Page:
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News > Latin America

Bolivia: Latin American Muralists Adorn La Paz Hill

  • An artist paints a mural in La Paz, Bolivia.

    An artist paints a mural in La Paz, Bolivia. | Photo: EFE

Published 8 September 2018

The artistic project was part of the third edition of the Meeting of Latin American Muralism.

An interactive space for children located on a hill in La Paz, Bolivia has been embellished with roughly thirty murals painted by more than a hundred artists from the South American country, as well as Argentina, Colombia, Chile, Japan, Mexico, Peru, and Uruguay.

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The artistic project was part of the third edition of the Meeting of Latin American Muralism, which started on August 27 and ended Friday.

The locale for the murals is called the "Interactive Memory and Future Space Pipiripi," a children's thematic museum positioned on a hill inside the Central Urban Park of La Paz.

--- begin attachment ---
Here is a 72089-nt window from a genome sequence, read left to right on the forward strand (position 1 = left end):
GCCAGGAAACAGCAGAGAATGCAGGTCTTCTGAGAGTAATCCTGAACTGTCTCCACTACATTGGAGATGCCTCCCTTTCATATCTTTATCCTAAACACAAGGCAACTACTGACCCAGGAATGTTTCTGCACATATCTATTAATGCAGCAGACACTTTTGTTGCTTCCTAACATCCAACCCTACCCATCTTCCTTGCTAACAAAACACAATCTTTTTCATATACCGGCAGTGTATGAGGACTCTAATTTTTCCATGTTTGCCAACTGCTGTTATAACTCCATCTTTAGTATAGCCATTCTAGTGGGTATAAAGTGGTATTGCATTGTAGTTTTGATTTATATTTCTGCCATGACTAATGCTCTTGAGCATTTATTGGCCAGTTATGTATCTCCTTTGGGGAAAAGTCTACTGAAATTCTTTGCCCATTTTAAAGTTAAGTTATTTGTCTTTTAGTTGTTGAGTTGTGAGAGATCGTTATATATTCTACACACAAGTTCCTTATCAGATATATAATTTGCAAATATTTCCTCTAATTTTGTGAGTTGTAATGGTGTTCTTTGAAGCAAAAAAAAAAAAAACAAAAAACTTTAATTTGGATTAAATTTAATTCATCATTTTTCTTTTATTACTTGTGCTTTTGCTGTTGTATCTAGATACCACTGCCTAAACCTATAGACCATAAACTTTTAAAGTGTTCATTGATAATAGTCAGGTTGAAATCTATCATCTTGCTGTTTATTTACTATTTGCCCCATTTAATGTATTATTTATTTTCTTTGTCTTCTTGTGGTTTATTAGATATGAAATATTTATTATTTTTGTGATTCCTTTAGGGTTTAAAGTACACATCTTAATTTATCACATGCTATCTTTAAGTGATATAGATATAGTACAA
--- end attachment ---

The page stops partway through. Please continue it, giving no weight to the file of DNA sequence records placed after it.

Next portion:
With its spectacular 360 degrees view of the city, Pipiripi is now home to more than 26 murals adorning the facade, terrace and some interior walls of the museum.

"We have painted almost 2,500 square meters. We have mobilized some 150 muralists. It was one of the largest calls we had in this third edition and I think everyone is satisfied," said Ramiro López, an official in charge of the organization.

The meeting of muralists takes place every two years with the aim of "Making the streets their canvas to express the meaning of this Latin American meeting," Lopez explained.

The theme for this edition was titled "Latin American Roots." It also took into account the fact that the physical space for the murals is dedicated o children.

Hence, one of the murals depicts the La Paz character "cholita," an Aymara indigenous woman who styles her long hair in two braids and wears a skirt, blouse and bowler hat. There are also "t'antawawas", some human-shaped bread typical of the Day of the Dead holiday, as well as Andean musical instruments such as the charango, miners, and animals considered sacred to the Bolivian indigenous people, such as crickets and the puma.

Some of the participating muralists included Argentineans Marila Tarabay and Alejandra Zeme from the Nereidas R collective. They said they were more than happy to have been part of the initiative since it was the first time they had painted a collective mural outside their country.

"We're filled with enormous pride to be part of this meeting, to share with Latin American brothers and exchange concepts with other muralists," Tarabay said.

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